Dear HIFA colleagues,
Congratulations to Anne Roca, Yap Boum and Isabelle Wachsmuth for organisinng and participating in a special session of the Africa Health Agenda International Conference (AHAIC) in Kigali, on such an important topic. Their commentary is an important wake-up call.
The issues raised are part of a much larger problem of language as a major barrier to health for all (the problem goes beyond researchers, to include health workers, the public, and policymakers; beyond journals to include all forms of health communication; and of course beyond French to include Portuguese, Spanish and the many other languages spoken worldwide).
This is why HIFA, working in collaboration with WHO, has a strong focus on multilingualism and runs global health forums in French, Portuguese and Spanish (with more languages to come). Despite the limitations of machine translation, I have personally used Google translate (with warnings to readers!) to engage in discussions on HFA-Portuguese and HIFA-English (my French is reasonably good). But is is also important that we promote communication among different language groups and not create language silos. In the future, HIFA aims to include machine translation so that we can all interact in our own language.
The five steps described in Roca et al's commentary are all important, but professional translation is expensive and for many journals it is economically out of the question to translate the full text of long papers from English into French (Portuguese, Spanish...). That said, there will be occasions when there is a compelling case for such translation, bearing in mind the length of the paper, the readership, and the affordability.
We need to raise awareness among the journal publishing communityat large (and beyond) that language is a huge and neglected issue, and to work with the World Association of Medical Editors and others to explore possible solutions.
Of special concern is the fact that much research undertaken in non-English speaking countries is nevertheless published in English-language journals and is therefore inaccessible to many of those who need it most. In September 2018 we wrote (also in The Lancet Global Health):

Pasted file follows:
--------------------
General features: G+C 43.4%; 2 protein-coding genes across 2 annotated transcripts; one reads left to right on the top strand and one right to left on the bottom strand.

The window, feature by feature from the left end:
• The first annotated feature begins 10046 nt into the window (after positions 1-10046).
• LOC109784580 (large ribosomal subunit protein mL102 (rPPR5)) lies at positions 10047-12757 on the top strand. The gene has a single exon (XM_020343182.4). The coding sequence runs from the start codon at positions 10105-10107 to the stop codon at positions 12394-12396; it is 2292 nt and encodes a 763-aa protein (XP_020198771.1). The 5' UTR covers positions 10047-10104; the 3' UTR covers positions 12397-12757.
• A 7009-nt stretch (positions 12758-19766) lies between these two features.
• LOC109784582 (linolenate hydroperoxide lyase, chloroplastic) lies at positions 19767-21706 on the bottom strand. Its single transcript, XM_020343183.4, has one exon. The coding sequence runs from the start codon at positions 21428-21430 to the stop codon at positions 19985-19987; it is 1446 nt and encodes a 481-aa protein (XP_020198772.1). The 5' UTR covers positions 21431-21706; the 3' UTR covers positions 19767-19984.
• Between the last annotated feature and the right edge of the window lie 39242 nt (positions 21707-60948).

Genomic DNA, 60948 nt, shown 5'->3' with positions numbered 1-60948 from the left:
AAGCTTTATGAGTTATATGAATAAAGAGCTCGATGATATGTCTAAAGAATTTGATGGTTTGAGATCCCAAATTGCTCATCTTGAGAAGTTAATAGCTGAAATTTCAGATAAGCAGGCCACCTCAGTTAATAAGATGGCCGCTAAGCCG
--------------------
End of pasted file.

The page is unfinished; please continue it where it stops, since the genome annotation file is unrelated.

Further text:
'We call on the medical journal publishing industry to take action to address this anomaly. The simplest first step would be for journals to make at least the abstract available in the main language or languages of the country in which the research was done... Many journals already publish at least the abstract in two or more languages (eg, the Bulletin of the World Health Organization provides abstracts of all papers in all six UN official languages)...' https://www.thelancet.com/journals/langlo/article/PIIS2214-109X(18)30384-X/fulltext
All stakeholders in the global healthcare information system need to work together to tackle this issue. 'HIFA is ready to work with The Lancet Global Health and others to create a world in which every person has access to the information they need in a language they understand to protect their own health and the health of those for whom they are responsible.'
Best wishes, Neil
Coordinator, HIFA Project on Multilingualism
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HIFA profile: Neil Pakenham-Walsh is coordinator of the HIFA global health campaign (Healthcare Information For All - www.hifa.org ), a global community with more than 19,000 members in 177 countries, interacting on six global forums in four languages. Twitter: @hifa_org FB: facebook.com/HIFAdotORG email@example.com
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